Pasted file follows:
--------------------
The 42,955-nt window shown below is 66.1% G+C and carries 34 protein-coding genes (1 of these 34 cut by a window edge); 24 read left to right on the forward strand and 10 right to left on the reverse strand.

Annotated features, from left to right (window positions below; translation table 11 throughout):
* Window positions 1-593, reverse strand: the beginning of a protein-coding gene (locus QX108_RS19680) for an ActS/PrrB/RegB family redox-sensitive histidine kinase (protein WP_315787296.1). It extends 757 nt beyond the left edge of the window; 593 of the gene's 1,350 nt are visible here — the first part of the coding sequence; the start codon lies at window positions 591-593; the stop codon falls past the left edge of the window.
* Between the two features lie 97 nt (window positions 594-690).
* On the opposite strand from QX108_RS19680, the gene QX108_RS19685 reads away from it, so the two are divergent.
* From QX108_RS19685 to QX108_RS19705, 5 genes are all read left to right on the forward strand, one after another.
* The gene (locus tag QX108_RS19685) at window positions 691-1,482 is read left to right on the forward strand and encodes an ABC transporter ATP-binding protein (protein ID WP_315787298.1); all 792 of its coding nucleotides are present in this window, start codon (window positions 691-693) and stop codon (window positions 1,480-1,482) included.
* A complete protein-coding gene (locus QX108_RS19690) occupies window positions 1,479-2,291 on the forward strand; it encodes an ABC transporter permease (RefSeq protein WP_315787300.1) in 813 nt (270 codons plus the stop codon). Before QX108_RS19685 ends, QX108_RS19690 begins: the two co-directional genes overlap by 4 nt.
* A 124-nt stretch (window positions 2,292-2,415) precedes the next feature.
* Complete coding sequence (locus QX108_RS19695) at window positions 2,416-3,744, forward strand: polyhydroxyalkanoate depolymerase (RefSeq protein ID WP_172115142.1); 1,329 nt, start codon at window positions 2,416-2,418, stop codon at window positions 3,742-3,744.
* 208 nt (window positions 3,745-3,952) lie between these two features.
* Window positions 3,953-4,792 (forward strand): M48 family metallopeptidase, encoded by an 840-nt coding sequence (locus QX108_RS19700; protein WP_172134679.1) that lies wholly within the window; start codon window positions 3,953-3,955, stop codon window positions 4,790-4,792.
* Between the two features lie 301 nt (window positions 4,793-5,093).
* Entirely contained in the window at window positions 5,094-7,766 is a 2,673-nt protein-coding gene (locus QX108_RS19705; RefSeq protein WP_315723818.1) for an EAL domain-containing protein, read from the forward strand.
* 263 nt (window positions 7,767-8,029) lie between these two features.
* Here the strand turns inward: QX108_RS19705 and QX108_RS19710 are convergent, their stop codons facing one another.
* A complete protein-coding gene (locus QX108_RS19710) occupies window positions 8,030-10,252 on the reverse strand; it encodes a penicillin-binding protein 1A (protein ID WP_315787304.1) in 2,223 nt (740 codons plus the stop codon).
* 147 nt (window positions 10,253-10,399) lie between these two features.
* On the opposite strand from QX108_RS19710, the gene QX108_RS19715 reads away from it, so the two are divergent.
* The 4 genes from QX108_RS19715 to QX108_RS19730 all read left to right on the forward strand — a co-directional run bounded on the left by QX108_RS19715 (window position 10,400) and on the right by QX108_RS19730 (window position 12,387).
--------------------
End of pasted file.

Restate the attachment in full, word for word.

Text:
The 42,955-nt window shown below is 66.1% G+C and carries 34 protein-coding genes (1 of these 34 cut by a window edge); 24 read left to right on the forward strand and 10 right to left on the reverse strand.

Annotated features, from left to right (window positions below; translation table 11 throughout):
* Window positions 1-593, reverse strand: the beginning of a protein-coding gene (locus QX108_RS19680) for an ActS/PrrB/RegB family redox-sensitive histidine kinase (protein WP_315787296.1). It extends 757 nt beyond the left edge of the window; 593 of the gene's 1,350 nt are visible here — the first part of the coding sequence; the start codon lies at window positions 591-593; the stop codon falls past the left edge of the window.
* Between the two features lie 97 nt (window positions 594-690).
* On the opposite strand from QX108_RS19680, the gene QX108_RS19685 reads away from it, so the two are divergent.
* From QX108_RS19685 to QX108_RS19705, 5 genes are all read left to right on the forward strand, one after another.
* The gene (locus tag QX108_RS19685) at window positions 691-1,482 is read left to right on the forward strand and encodes an ABC transporter ATP-binding protein (protein ID WP_315787298.1); all 792 of its coding nucleotides are present in this window, start codon (window positions 691-693) and stop codon (window positions 1,480-1,482) included.
* A complete protein-coding gene (locus QX108_RS19690) occupies window positions 1,479-2,291 on the forward strand; it encodes an ABC transporter permease (RefSeq protein WP_315787300.1) in 813 nt (270 codons plus the stop codon). Before QX108_RS19685 ends, QX108_RS19690 begins: the two co-directional genes overlap by 4 nt.
* A 124-nt stretch (window positions 2,292-2,415) precedes the next feature.
* Complete coding sequence (locus QX108_RS19695) at window positions 2,416-3,744, forward strand: polyhydroxyalkanoate depolymerase (RefSeq protein ID WP_172115142.1); 1,329 nt, start codon at window positions 2,416-2,418, stop codon at window positions 3,742-3,744.
* 208 nt (window positions 3,745-3,952) lie between these two features.
* Window positions 3,953-4,792 (forward strand): M48 family metallopeptidase, encoded by an 840-nt coding sequence (locus QX108_RS19700; protein WP_172134679.1) that lies wholly within the window; start codon window positions 3,953-3,955, stop codon window positions 4,790-4,792.
* Between the two features lie 301 nt (window positions 4,793-5,093).
* Entirely contained in the window at window positions 5,094-7,766 is a 2,673-nt protein-coding gene (locus QX108_RS19705; RefSeq protein WP_315723818.1) for an EAL domain-containing protein, read from the forward strand.
* 263 nt (window positions 7,767-8,029) lie between these two features.
* Here the strand turns inward: QX108_RS19705 and QX108_RS19710 are convergent, their stop codons facing one another.
* A complete protein-coding gene (locus QX108_RS19710) occupies window positions 8,030-10,252 on the reverse strand; it encodes a penicillin-binding protein 1A (protein ID WP_315787304.1) in 2,223 nt (740 codons plus the stop codon).
* 147 nt (window positions 10,253-10,399) lie between these two features.
* On the opposite strand from QX108_RS19710, the gene QX108_RS19715 reads away from it, so the two are divergent.
* The 4 genes from QX108_RS19715 to QX108_RS19730 all read left to right on the forward strand — a co-directional run bounded on the left by QX108_RS19715 (window position 10,400) and on the right by QX108_RS19730 (window position 12,387).